Last Sunday of the Church Year Sermon| Rev. Rolf D. Preus| 1 Thessalonians 5:1-11| November 21, 2004
Last week we heard the words that Jesus Christ will speak on Judgment Day when the whole world is gathered before Him and He separates the sheep from the goats. He will speak of how His Christians served Him even though they did not see Him. We serve our Lord Jesus by serving the least of his brothers. We honor Christ by honoring His Christians. These are the good deeds that He will display to heaven and earth on the last day.
Religious people come up with all sorts of religious works that they assume must be of great value because they appear to be so valuable. It’s a common opinion that going into some kind of church work is a better and holier life than to serve God in a secular vocation. But the God who calls us out of darkness into the light of His truth calls us to serve Him in the world and among people who are not Christians. It is also a common opinion that the more material comfort we sacrifice the more spiritual benefit we will gain. Several years ago I became acquainted with a Lutheran seminary student in Ukraine who had been a Russian Orthodox monk. As a monk he was taught that to gain the treasures of heaven he had to give up the treasures of this world. It is true that many people have been blinded by the promise of material wealth. They put their trust in their own possessions and they have no trust in God. But the poor can be as materialistic as the rich are. It isn’t a matter of what you have. It’s what you value. Since it is Christ who has brought us salvation, we value Him. We learn to sing:
On my heart imprint thine image,
Blessed Jesus, King of grace,
That life’s riches, cares, and pleasures
Have no power thee to efface.
This the superscription be:
Jesus crucified for me,
Is my life, my hope’s foundation,
And my glory and salvation. (ELH 593)
But life’s riches, cares, and pleasures do efface Christ in the heart of many Christians. On your bulletin for this morning you see Luther’s seal. At the center of the seal is a cross inside of a heart. In the heart of every Christian is the cross of Jesus Christ. Christ’s death on the cross is at the center of our faith and life. In this way a Christian can live a holy life in this sinful world. When the crucifixion of Jesus for us is at the center of our faith and life we are prepared to live and we are ready for Christ’s imminent return.
The day of the Lord, or Judgment Day, will come without warning. We don’t know when it will come but we do know that it will come. It’s like a woman expecting a baby. When the baby comes, the baby comes. I recall the birth of our first child. My wife decided not to take any medicine for the pain. As the contractions became more and more painful, she said, “I don’t know if I can go through with this,” referring to her decision not to take any anesthetic for the pain. I didn’t understand what she meant. I thought she was saying she wasn’t ready to have the baby. Well, ready or not, here he comes! That’s how it will be when Jesus returns. He will come suddenly. He will come like a thief in the night. He will take this world by surprise.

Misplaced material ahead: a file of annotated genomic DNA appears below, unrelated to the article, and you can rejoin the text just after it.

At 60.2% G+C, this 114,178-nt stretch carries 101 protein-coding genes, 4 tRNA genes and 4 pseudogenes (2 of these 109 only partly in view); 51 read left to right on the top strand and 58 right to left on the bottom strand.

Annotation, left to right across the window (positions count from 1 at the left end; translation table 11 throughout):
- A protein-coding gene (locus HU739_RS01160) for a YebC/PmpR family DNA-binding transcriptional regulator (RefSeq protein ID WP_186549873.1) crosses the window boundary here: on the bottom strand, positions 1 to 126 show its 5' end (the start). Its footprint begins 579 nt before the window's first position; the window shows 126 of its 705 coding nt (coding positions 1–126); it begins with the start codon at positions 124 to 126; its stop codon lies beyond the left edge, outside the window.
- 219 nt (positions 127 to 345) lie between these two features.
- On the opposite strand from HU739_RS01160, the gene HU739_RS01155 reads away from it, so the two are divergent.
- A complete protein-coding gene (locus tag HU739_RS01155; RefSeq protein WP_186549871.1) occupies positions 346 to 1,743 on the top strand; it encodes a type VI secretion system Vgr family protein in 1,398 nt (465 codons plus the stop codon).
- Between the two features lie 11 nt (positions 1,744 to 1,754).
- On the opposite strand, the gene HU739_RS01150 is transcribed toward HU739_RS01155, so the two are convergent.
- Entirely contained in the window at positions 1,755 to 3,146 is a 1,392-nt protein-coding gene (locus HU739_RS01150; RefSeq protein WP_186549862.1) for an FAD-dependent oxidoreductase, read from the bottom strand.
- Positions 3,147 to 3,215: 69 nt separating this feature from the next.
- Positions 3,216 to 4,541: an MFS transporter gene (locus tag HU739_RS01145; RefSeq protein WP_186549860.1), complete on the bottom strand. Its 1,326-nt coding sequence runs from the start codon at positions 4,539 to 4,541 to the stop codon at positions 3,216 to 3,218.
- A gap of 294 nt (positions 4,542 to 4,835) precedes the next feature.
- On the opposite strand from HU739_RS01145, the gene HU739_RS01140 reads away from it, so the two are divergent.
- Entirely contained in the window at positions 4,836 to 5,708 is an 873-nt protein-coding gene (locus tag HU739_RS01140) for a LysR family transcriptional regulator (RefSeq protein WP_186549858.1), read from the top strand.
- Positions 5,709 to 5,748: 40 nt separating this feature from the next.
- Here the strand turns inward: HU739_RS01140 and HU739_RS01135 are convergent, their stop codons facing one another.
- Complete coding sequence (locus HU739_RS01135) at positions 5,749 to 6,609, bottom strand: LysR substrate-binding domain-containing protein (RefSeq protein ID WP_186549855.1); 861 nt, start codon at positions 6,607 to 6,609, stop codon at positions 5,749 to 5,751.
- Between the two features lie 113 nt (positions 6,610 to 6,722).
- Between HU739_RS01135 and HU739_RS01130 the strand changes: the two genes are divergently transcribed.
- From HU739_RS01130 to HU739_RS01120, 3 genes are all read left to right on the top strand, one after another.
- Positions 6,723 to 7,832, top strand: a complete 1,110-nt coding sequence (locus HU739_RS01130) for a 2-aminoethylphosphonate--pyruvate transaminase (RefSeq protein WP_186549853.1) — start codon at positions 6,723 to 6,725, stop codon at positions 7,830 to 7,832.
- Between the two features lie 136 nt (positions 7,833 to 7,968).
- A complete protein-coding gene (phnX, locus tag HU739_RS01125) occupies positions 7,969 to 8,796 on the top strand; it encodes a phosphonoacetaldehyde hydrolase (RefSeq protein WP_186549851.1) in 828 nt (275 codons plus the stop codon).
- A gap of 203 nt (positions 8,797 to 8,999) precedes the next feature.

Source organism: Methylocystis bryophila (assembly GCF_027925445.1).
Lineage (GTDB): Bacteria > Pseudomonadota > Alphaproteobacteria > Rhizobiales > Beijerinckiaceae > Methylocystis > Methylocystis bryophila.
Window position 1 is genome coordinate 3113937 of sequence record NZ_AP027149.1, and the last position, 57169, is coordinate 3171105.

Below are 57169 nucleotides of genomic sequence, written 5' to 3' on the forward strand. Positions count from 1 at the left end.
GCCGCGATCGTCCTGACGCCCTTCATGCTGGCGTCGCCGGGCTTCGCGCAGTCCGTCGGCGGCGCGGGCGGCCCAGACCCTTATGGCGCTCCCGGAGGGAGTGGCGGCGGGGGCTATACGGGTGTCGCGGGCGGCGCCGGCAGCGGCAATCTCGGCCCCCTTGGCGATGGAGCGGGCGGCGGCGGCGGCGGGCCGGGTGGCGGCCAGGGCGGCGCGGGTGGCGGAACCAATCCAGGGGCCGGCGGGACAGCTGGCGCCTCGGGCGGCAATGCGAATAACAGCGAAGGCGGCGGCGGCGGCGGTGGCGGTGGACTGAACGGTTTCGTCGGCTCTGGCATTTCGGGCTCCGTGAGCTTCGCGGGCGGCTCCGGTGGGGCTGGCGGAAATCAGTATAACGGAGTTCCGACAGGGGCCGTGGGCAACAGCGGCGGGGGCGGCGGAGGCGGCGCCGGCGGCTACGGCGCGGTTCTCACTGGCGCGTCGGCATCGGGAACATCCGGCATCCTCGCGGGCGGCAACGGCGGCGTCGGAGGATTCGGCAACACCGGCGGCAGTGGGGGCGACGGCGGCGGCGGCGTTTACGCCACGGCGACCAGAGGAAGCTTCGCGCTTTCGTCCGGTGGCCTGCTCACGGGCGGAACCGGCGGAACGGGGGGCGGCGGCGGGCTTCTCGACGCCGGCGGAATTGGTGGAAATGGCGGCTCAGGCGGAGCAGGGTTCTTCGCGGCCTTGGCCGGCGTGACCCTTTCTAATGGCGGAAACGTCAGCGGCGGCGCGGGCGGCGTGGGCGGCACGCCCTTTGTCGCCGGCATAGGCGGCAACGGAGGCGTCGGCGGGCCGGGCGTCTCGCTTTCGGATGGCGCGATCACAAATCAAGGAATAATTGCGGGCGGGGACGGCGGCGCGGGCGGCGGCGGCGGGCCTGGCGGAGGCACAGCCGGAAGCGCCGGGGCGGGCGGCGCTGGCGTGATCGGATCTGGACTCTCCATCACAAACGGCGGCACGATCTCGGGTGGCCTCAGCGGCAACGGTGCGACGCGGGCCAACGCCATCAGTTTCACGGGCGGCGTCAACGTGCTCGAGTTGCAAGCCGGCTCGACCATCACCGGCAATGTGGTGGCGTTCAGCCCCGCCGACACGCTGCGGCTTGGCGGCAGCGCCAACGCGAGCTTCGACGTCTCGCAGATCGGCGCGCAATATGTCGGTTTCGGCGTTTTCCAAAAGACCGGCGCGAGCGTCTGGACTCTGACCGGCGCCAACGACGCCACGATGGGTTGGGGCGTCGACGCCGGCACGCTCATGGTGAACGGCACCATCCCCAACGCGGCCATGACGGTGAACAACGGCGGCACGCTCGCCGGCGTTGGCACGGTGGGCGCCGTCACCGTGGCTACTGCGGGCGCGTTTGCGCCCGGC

Our text for today is written so that we may be ready to meet Jesus whenever He returns. Since we don’t know when that will be, we must be ready at all times. There cannot be something that pertains to our salvation that we may set aside for the future. The future is today. The parable of the foolish and wise virgins makes it crystal clear. Jesus will return when people who should have known better were not ready to meet him. The time to prepare for Christ’s return is now.
The apostle describes the readiness of a Christian to meet Jesus by contrasting day with night, light with darkness, being awake with being asleep, and being sober with being drunk. He uses a description of the visible world to illustrate a truth about the spiritual kingdom to which we have been called in Christ. People get drunk at night. They run around and party and hide behind the cloak of darkness to disguise what they do. They live as if there is no tomorrow because they cannot tolerate the idea of facing the final tomorrow of God’s judgment on this world. And so they deaden themselves against the truth.
But we Christians are of the day, not of the night. We are children of the day and of the light. We have seen the light of God shining in the face of Christ. No, we haven’t seen Jesus transfigured on the mountain. We haven’t seen Him risen from the dead. But we have been enlightened by the Holy Spirit Jesus sends. As we confess:
I believe that I cannot by my own reason or strength believe in Jesus Christ, my Lord, or come to Him; but the Holy Ghost has called me by the Gospel, enlightened me with His gifts.
To be enlightened by the Holy Ghost is to be led out of darkness into the light of God’s grace. Here is how St. Peter describes it.
But you are a chosen generation, a royal priesthood, a holy nation, His own special people, that you may proclaim the praises of Him who called you out of darkness into His marvelous light; who once were not a people but are now the people of God, who had not obtained mercy but now have obtained mercy. (1 Peter 2:9-10)